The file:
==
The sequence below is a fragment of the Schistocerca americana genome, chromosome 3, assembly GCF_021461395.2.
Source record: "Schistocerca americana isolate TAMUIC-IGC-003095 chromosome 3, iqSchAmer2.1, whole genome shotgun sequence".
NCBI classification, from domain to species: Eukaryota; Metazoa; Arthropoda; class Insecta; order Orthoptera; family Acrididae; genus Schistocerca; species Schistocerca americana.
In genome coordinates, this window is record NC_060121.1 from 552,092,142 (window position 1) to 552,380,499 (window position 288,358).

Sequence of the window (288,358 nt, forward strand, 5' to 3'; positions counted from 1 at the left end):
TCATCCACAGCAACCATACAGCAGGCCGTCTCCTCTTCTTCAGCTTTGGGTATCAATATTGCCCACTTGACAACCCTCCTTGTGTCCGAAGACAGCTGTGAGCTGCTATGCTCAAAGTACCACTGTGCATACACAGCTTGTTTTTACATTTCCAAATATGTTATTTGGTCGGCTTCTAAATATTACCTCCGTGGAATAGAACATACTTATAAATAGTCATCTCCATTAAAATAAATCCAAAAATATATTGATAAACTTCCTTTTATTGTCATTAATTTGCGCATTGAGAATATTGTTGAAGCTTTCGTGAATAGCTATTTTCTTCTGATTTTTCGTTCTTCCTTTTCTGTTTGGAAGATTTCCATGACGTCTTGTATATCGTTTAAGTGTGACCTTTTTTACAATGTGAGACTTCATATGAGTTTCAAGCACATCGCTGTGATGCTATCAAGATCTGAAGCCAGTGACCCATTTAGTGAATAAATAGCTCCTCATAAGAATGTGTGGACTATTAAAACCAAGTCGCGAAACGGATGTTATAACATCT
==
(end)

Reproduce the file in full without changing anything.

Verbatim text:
The sequence below is a fragment of the Schistocerca americana genome, chromosome 3, assembly GCF_021461395.2.
Source record: "Schistocerca americana isolate TAMUIC-IGC-003095 chromosome 3, iqSchAmer2.1, whole genome shotgun sequence".
NCBI classification, from domain to species: Eukaryota; Metazoa; Arthropoda; class Insecta; order Orthoptera; family Acrididae; genus Schistocerca; species Schistocerca americana.
In genome coordinates, this window is record NC_060121.1 from 552,092,142 (window position 1) to 552,380,499 (window position 288,358).

Sequence of the window (288,358 nt, forward strand, 5' to 3'; positions counted from 1 at the left end):
TCATCCACAGCAACCATACAGCAGGCCGTCTCCTCTTCTTCAGCTTTGGGTATCAATATTGCCCACTTGACAACCCTCCTTGTGTCCGAAGACAGCTGTGAGCTGCTATGCTCAAAGTACCACTGTGCATACACAGCTTGTTTTTACATTTCCAAATATGTTATTTGGTCGGCTTCTAAATATTACCTCCGTGGAATAGAACATACTTATAAATAGTCATCTCCATTAAAATAAATCCAAAAATATATTGATAAACTTCCTTTTATTGTCATTAATTTGCGCATTGAGAATATTGTTGAAGCTTTCGTGAATAGCTATTTTCTTCTGATTTTTCGTTCTTCCTTTTCTGTTTGGAAGATTTCCATGACGTCTTGTATATCGTTTAAGTGTGACCTTTTTTACAATGTGAGACTTCATATGAGTTTCAAGCACATCGCTGTGATGCTATCAAGATCTGAAGCCAGTGACCCATTTAGTGAATAAATAGCTCCTCATAAGAATGTGTGGACTATTAAAACCAAGTCGCGAAACGGATGTTATAACATCT